Yet, these problems persisted and gave way to the growth of large point-to-point solutions and vendors in the space but in time – with the exponential rise of cloud computing– this model for security is quickly becoming antiquated.
Cybersecurity of Tomorrow: A Shift to a Zero Trust Network Architecture (ZTNA)
Cloud computing has revolutionized how companies and enterprises across the globe develop applications and collaborate. The cloud offers significantly lower upfront costs (capex/opex) and superior flexibility and scalability as compared to traditional on-premise environments both from a performance and security standpoint.
As more applications are being developed and deployed via cloud/saas apps – the primary node of security (e.g., Firewalls) is becoming obsolete. Instead of focusing on securing the perimeter, the premise of a Zero Trust model is based on the user who is accessing the network and the idea is that all users – whether external or internal – should be treated as if they are a potential threat. Insiders (employees & contractors), machines, and people should be treated as outsiders at all times. This focus on identity and access IS the new perimeter.
Core tenants of a Zero Trust Architecture include:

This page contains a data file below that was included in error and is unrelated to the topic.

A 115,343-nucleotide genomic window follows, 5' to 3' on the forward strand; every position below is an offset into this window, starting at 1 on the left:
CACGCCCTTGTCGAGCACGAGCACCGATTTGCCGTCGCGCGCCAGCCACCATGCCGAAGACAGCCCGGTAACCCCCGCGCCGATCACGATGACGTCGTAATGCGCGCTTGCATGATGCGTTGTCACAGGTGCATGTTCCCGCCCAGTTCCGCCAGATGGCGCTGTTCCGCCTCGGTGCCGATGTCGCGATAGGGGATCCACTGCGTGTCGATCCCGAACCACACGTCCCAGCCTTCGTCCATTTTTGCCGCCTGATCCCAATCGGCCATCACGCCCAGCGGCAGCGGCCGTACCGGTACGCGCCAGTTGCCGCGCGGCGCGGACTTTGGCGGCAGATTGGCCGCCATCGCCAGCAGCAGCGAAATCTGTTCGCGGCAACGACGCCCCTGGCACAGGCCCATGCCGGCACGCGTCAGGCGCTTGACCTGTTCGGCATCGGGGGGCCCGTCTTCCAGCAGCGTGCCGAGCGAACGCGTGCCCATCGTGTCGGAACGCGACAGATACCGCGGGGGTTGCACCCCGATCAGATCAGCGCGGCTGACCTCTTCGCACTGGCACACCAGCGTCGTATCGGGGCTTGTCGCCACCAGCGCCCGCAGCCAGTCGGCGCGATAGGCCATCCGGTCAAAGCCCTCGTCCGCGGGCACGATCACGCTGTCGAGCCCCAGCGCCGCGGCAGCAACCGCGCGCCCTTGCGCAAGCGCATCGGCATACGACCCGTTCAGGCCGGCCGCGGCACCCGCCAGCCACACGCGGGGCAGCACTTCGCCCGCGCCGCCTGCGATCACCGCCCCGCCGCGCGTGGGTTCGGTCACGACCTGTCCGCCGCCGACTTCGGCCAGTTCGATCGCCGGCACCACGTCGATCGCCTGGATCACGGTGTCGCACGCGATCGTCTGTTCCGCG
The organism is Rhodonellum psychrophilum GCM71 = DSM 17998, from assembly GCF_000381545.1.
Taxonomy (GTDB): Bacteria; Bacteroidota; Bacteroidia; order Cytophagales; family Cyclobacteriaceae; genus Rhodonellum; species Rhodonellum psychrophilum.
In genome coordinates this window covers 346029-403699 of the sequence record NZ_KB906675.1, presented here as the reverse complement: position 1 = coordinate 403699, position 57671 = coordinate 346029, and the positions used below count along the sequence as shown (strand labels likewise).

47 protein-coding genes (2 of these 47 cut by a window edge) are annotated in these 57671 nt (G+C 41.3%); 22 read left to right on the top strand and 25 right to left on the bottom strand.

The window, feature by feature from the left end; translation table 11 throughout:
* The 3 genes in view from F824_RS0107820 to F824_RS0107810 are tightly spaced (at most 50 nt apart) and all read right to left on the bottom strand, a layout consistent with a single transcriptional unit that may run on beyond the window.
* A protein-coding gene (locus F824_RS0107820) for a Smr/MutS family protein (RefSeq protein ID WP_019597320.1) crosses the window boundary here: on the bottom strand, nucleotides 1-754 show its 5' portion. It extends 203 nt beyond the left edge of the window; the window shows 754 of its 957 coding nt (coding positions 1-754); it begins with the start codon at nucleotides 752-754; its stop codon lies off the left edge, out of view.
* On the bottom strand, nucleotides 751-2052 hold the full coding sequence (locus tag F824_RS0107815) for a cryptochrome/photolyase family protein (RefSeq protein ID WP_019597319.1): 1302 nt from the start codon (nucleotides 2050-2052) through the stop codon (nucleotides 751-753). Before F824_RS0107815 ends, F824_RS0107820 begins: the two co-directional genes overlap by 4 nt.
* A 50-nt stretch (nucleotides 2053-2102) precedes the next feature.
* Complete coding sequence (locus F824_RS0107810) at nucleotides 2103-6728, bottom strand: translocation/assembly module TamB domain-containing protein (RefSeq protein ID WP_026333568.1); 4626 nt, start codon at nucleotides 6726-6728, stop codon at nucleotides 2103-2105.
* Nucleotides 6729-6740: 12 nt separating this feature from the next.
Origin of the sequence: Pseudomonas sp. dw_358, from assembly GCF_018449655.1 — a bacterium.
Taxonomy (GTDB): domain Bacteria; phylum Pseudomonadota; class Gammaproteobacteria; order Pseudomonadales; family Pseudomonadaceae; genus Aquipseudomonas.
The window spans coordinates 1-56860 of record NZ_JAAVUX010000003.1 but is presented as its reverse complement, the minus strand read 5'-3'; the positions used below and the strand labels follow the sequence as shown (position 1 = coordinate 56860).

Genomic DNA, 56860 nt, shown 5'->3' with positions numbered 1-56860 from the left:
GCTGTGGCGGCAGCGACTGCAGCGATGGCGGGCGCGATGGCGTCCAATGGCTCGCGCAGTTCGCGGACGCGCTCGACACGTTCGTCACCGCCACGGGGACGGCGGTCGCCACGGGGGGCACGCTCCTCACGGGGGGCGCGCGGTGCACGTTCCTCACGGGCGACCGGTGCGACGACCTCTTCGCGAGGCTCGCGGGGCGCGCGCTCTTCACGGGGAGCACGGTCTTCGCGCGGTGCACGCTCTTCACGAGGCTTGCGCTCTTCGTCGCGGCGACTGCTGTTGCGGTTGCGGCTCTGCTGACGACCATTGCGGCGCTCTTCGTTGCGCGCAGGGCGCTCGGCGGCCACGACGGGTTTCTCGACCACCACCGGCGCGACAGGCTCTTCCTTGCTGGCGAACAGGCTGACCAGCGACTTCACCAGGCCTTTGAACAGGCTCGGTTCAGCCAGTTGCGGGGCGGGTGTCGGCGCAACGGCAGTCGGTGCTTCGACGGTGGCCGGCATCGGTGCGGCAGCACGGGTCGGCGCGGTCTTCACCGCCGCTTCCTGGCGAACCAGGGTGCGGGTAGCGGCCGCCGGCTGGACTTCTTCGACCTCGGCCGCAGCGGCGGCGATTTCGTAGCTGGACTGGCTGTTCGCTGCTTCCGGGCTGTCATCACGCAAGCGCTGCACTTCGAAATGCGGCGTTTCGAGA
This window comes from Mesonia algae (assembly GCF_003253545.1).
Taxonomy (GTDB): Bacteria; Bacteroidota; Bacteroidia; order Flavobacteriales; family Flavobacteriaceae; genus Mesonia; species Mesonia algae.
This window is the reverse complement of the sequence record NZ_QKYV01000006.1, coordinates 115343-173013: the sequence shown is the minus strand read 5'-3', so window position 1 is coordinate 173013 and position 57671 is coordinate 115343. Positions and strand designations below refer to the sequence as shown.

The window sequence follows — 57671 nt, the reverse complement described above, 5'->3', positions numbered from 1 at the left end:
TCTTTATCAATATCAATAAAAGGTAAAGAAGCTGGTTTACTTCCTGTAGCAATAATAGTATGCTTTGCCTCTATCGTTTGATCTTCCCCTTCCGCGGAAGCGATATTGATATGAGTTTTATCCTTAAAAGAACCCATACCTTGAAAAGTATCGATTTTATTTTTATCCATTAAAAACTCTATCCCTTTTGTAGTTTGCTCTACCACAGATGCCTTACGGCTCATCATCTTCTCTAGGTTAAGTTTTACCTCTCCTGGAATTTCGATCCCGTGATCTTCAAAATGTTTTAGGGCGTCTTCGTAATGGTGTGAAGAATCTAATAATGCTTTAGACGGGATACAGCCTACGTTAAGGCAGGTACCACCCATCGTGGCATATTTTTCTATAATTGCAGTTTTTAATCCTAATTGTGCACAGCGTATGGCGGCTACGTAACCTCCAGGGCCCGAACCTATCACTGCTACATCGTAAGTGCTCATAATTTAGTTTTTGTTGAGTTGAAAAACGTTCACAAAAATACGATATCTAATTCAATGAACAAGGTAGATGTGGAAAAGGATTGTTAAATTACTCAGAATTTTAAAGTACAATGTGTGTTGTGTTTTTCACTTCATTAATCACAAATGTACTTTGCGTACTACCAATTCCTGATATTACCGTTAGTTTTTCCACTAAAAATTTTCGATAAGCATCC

Microsegmentation: Microsegmentation is essentially the premise of disintegrating security perimeters into smaller zones to maintain access for separate parts of a given network.
Least-Privilege Access: Limiting users (humans/machines) to only as much access as they need (e.g., Cloud Instances and SaaS apps).
Multi-Factor Authentication (MFA): Requires users to prove with more than pieces of evidence that a user is who they say they are
Increased Device Access and Posture: Zero Trust systems need to have granular access into their network to ensure that outside of users, devices are authorized to access the network
Today, most major cloud providers (e.g., AWS, Azure, GCP) run what is called a shared responsibility model where security and compliance are shared between the customer and the cloud provider. Most cloud providers as depicted above are typically responsible for securing the cloud infrastructure (Layers 3-4 of the OSI Model1) while the customers are responsible for traffic going to the cloud, data stored in the cloud (or on-prem), and workloads deployed in the cloud. As such, it’s imperative that any tool or product in a Zero Trust Architecture can scale across all layers of the stack. As cloud and multi-cloud architectures grow, it will be increasingly harder to manage all identities, permissions, and data – and the onus of the responsibility will rely on the customer – providing more rationale to add products that help muster a robust Zero Trust Model.
What’s needed in a Zero Trust world and who wins?